From yesterday on the web are going around articles with big titles hailing to the miracle in the world of jobs: the main topic is the decision taken by Richard Branson, magnate of Virgin, about giving freedom of deciding their holidays to his salaried staff; if for many this is an incredible news, for Bohemian Wanderer it isn’t at all: if you want to know more about working free from classic times and out of the office, I wrote about this before talking of the book “Remote – Office not required” and being inspired by an odesk.com infographic.
It’s clear that his thought is “no one will ask you when, how or how much you’ll be in holidays, but if you want to keep your job it would be better that the results are remaining the same (if not better)”, but the roots of this way of thinking, and most of all the datas on which this decision is based, have to be searched somewhere else: in Netflix.
“What about Netflix?”, you will ask at this point. I’m about to explain.
As first thing, Richard Branson’s idea which we read from the newspapers comes from his blog on Virgin’s official blog, and it’s an excerpt taken from his new book The Virgin Way: How to Listen, Learn, Laugh and Lead, in which the magnate, after being elected as the manager whom english employees would like more to have as a boss, explains the secrets of his job and success. Inside this excerpt, Virgin’s creator clearly says he has been inspired by Netflix’s story.
Obviously curious about all this thing, I went to read on Slideshare the document (originally written in 2009) “Netflix Culture: Freedom and Responsibility” in which I found a precise plan of original company organization based on proficiency and productivity instead of the multitude of rules which mostly support a so big entity.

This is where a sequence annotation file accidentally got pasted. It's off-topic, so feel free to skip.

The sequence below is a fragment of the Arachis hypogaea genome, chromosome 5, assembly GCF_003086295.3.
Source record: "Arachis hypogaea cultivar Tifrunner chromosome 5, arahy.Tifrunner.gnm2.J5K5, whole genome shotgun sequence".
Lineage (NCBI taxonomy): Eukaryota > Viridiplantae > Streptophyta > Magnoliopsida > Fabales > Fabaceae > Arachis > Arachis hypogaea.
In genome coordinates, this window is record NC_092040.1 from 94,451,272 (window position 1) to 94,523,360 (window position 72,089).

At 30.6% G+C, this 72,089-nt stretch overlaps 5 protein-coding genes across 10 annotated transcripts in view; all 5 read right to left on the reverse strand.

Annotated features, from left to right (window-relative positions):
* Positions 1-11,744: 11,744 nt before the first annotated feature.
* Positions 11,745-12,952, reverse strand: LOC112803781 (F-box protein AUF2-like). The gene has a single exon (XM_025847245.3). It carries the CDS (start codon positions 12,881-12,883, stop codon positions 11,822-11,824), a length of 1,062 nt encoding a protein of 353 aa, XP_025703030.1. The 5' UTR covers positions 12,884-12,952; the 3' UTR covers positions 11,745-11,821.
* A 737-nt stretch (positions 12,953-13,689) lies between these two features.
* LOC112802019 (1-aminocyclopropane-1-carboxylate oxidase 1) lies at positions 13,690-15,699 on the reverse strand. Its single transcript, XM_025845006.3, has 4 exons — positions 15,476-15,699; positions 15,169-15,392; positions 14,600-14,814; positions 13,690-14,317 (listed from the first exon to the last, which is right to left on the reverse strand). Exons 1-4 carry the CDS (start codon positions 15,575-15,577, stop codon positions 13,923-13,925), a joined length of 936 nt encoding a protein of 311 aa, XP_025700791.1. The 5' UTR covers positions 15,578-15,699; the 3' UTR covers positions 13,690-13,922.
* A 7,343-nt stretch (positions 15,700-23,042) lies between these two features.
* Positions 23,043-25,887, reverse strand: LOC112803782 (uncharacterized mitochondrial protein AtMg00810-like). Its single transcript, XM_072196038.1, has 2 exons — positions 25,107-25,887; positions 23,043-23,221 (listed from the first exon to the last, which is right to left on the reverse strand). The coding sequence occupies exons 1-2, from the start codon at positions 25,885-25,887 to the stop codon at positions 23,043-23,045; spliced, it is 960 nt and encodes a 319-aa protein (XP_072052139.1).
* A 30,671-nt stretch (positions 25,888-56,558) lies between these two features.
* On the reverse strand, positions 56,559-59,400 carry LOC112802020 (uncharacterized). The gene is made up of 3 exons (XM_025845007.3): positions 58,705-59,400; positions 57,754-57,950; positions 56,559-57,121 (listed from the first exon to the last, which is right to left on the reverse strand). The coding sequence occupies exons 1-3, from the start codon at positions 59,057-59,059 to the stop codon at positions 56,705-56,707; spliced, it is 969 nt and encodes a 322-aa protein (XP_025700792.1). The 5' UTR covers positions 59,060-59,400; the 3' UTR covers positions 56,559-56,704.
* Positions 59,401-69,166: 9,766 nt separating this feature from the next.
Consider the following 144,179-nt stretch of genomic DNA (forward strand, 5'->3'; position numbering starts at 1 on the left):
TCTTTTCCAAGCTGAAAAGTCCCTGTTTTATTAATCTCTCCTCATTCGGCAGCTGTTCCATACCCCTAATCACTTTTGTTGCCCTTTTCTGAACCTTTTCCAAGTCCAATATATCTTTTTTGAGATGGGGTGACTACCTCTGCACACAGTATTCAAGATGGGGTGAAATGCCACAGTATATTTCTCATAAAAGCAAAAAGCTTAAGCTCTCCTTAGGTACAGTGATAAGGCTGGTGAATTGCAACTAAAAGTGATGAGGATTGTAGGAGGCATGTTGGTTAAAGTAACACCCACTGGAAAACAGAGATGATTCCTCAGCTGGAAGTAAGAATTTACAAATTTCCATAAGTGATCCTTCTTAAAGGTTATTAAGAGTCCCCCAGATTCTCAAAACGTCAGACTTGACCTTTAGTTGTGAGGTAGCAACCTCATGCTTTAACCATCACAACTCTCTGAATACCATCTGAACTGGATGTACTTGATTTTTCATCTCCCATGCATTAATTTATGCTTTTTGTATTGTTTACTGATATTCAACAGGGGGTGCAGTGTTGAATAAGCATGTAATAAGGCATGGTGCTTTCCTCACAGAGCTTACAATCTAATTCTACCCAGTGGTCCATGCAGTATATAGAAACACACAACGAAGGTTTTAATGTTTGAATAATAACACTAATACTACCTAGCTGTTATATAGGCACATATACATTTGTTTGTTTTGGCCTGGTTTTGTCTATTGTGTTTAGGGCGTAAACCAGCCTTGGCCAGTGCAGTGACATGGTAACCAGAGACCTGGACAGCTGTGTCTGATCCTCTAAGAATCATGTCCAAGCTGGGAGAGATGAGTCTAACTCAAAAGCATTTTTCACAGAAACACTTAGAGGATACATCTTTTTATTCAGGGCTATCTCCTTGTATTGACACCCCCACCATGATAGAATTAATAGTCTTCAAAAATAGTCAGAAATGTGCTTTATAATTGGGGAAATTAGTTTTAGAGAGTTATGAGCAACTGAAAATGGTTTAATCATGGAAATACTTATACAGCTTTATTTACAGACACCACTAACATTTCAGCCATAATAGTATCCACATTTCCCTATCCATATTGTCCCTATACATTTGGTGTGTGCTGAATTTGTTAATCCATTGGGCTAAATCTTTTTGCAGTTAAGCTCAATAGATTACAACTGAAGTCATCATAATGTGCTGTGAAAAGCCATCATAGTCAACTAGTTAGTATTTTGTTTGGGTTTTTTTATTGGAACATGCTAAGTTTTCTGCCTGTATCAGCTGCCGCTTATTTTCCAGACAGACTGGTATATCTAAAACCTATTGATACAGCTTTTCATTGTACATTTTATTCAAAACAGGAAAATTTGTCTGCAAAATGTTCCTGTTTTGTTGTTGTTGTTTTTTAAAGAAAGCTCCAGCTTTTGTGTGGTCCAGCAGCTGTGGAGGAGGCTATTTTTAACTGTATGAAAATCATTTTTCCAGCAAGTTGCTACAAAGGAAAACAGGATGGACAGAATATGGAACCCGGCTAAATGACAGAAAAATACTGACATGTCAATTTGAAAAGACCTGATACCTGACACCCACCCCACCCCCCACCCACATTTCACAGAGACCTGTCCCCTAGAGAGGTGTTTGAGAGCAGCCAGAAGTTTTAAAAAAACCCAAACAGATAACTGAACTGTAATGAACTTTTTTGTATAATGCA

Basically, it happened this: until 2004 Netflix emproyees had, as any other company, a prearranged number of free days. But one day, a worker asked a good question:
since the job of an employed person in the computerized and online ambient we are living often is going over the classic office times, 9am – 5pm, extending to the private time (think about urgent e-mails coming at weird times or to the work that we take home during the weekend) without being counted, why we would have to count the time we pass resting?
From this moment the policy on holidays in Netflix became: there are no policy or tracking on holidays in Netflix. After all, as they rightly say, there’s no policy on clothes in Netflix, but no one ever arrived at work naked, so you don’t have to have a policy for everything 😉
The question of free holidays obviously is one of the highest steps in the innovation of Netflix’s company organization: all this couldn’t be existing without a structure being very slim (better one top worker than two average ones), dinamic and meritocratic (if you are not good at your job, you are out) and based on trust, responsibility and team work (a healty and honest ambient, no need to ask the permission to the boss for everything). In the slides, the orientation of Neflix as a company is clear:
Netflix has a culture of creativity and self-discipline, freedom and responsibility.
This model, which would seem incredible, worked: as we read between the slides, with the steps in this direction, from 2002 they have “substantially increased talent density and employee freedom”.
Therefore, it’s not a case that Richard Branson thought to follow Netflix’s footsteps, and this was not a blind choice. What I like about all this is that the number of companies which decide to trust their employees and collaborators is growing, building relationships based on effort, merit and independence: it seems the end of this “job middle age” is coming soon 🙂
You want to read Branson’s book? Buy it on Amazon at this link (so you help me buying more books 🙂 ). Thank you ♡